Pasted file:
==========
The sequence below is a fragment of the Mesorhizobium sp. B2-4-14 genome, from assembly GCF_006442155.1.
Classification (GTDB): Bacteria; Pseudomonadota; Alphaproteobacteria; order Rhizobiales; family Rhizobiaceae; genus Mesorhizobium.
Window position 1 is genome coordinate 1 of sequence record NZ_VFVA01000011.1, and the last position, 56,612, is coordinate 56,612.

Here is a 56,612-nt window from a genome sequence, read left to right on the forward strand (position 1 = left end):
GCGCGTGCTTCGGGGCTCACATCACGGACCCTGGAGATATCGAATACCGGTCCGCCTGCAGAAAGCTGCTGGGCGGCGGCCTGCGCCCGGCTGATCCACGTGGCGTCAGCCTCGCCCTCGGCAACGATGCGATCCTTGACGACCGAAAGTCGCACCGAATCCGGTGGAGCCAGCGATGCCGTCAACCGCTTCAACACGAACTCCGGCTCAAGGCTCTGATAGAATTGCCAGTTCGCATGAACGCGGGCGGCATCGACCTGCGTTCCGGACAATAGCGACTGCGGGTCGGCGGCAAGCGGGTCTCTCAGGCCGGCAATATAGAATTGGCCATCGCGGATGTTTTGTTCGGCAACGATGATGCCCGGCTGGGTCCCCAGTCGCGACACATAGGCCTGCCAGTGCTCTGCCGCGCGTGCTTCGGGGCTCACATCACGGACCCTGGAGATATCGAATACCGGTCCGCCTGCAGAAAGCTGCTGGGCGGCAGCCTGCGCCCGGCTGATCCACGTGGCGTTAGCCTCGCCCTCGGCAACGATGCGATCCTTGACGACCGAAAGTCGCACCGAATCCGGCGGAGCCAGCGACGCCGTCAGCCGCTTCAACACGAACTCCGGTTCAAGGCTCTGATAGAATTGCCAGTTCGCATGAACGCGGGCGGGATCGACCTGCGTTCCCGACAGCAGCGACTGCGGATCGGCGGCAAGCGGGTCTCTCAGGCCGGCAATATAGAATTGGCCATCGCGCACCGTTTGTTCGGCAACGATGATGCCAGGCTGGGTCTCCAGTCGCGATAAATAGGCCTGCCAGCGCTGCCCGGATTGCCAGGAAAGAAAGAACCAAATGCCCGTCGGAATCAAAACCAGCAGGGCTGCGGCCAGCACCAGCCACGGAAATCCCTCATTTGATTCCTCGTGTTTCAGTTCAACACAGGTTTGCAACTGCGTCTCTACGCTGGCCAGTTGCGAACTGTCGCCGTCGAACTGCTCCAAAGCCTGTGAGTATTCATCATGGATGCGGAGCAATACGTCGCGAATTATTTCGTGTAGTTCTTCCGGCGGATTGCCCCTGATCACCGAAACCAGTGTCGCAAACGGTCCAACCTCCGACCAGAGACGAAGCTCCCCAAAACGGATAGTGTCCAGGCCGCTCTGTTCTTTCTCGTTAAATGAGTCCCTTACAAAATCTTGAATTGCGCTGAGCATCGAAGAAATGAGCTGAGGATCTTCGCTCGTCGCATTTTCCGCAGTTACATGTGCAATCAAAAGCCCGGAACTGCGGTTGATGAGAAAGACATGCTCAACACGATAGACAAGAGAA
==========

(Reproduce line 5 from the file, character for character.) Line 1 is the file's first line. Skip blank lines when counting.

GCGCGTGCTTCGGGGCTCACATCACGGACCCTGGAGATATCGAATACCGGTCCGCCTGCAGAAAGCTGCTGGGCGGCGGCCTGCGCCCGGCTGATCCACGTGGCGTCAGCCTCGCCCTCGGCAACGATGCGATCCTTGACGACCGAAAGTCGCACCGAATCCGGTGGAGCCAGCGATGCCGTCAACCGCTTCAACACGAACTCCGGCTCAAGGCTCTGATAGAATTGCCAGTTCGCATGAACGCGGGCGGCATCGACCTGCGTTCCGGACAATAGCGACTGCGGGTCGGCGGCAAGCGGGTCTCTCAGGCCGGCAATATAGAATTGGCCATCGCGGATGTTTTGTTCGGCAACGATGATGCCCGGCTGGGTCCCCAGTCGCGACACATAGGCCTGCCAGTGCTCTGCCGCGCGTGCTTCGGGGCTCACATCACGGACCCTGGAGATATCGAATACCGGTCCGCCTGCAGAAAGCTGCTGGGCGGCAGCCTGCGCCCGGCTGATCCACGTGGCGTTAGCCTCGCCCTCGGCAACGATGCGATCCTTGACGACCGAAAGTCGCACCGAATCCGGCGGAGCCAGCGACGCCGTCAGCCGCTTCAACACGAACTCCGGTTCAAGGCTCTGATAGAATTGCCAGTTCGCATGAACGCGGGCGGGATCGACCTGCGTTCCCGACAGCAGCGACTGCGGATCGGCGGCAAGCGGGTCTCTCAGGCCGGCAATATAGAATTGGCCATCGCGCACCGTTTGTTCGGCAACGATGATGCCAGGCTGGGTCTCCAGTCGCGATAAATAGGCCTGCCAGCGCTGCCCGGATTGCCAGGAAAGAAAGAACCAAATGCCCGTCGGAATCAAAACCAGCAGGGCTGCGGCCAGCACCAGCCACGGAAATCCCTCATTTGATTCCTCGTGTTTCAGTTCAACACAGGTTTGCAACTGCGTCTCTACGCTGGCCAGTTGCGAACTGTCGCCGTCGAACTGCTCCAAAGCCTGTGAGTATTCATCATGGATGCGGAGCAATACGTCGCGAATTATTTCGTGTAGTTCTTCCGGCGGATTGCCCCTGATCACCGAAACCAGTGTCGCAAACGGTCCAACCTCCGACCAGAGACGAAGCTCCCCAAAACGGATAGTGTCCAGGCCGCTCTGTTCTTTCTCGTTAAATGAGTCCCTTACAAAATCTTGAATTGCGCTGAGCATCGAAGAAATGAGCTGAGGATCTTCGCTCGTCGCATTTTCCGCAGTTACATGTGCAATCAAAAGCCCGGAACTGCGGTTGATGAGAAAGACATGCTCAACACGATAGACAAGAGAA